A proposal for guiding tourists through Amsterdam’s red light district with signs and a light installation has apparently been withdrawn before publication, after sparking angry responses from councillors and residents.
The city had commissioned a consultancy to draw up advice about how to lead tourists to and through the red light district, with the aim of causing less nuisance in surrounding areas.
Buro Mijksenaar proposed a physical ‘wayfinding’ system of ‘red light district’ signs, and a light projection above the streets to get tourists ‘in and out quicker’, according to a city spokeswoman. But when the early-stage proposal was discussed with locals, they escalated it to social media and it sparked outrage at a finance and economic affairs council meeting – posted online this week.
Diederick Boomsma, councillor for the Christian democratic CDA, said that any more ‘red light district’ signage would effectively brand the whole of De Wallen as an amusement park for sex.
‘It should not be in English for a start – we are the capital of the Netherlands so we shouldn’t be talking about “the red light district” – and I thought we were stopping promoting De Wallen as a prostitution destination,’ he said at the meeting.
‘You designate an area of the city as a sort of funfair for paid sex – and we should not do this. Everyone knows that tourists sometimes ask “Where are the prostitutes? Where is the red light district?” I would myself direct them to Amstelveen, but I understand if that’s a step too far for the city to do that formally. But in any case you should not formally bombard one of the city’s oldest and most beautiful areas with “red light district” signage.’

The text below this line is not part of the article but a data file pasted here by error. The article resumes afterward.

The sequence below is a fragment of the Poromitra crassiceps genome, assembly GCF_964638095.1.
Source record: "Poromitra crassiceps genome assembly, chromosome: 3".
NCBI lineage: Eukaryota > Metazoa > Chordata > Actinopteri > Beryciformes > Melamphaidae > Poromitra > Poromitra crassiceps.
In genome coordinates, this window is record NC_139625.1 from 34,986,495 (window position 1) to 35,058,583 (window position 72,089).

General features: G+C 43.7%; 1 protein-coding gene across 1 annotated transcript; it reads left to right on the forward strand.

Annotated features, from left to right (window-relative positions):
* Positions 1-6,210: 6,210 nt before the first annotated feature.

Faced with the protests, the city’s finance alderman Victor Everhardt has pledged that the wayfinding will not go down this path – although the city has not proposed alternative words that will be understandable to an international audience, and other city signage already reads ‘red light district’.
‘I hear you saying: “why is ‘red light district’ in the foreground,”’ said Everhardt. ‘This is still in discussion, also with residents, and I agree that this seems a very unfortunate choice. I don’t think these words will be used, let alone hanging over the streets in big letters. But the intention is that within the area there’s a clear route description, so you know where you should be and where you shouldn’t and wandering tourists don’t effectively make the area bigger and cause more nuisance.’
The conundrum is part of a series of measures being implemented and considered by Amsterdam city council to deal with the Dutch capital’s popularity among visitors from The Netherlands and abroad.
Following complaints about the negative effects of overtourism – and faced with huge predicted increases in the years ahead – Amsterdam city council is working on policies to put the ‘city in balance’. These include banning guided tours in De Wallen – the ancient city area better known to tourists as the red light district – attempting to crack down on holiday letting by halving the number of permitted days to 30 a year, and increasing tourist tax.
Next year, the city expects two publish two important studies into the latest tourism predictions for the years ahead, and a proposal for maintaining quality of life.
DutchNews.nl has asked to see a copy of the unpublished signage advice.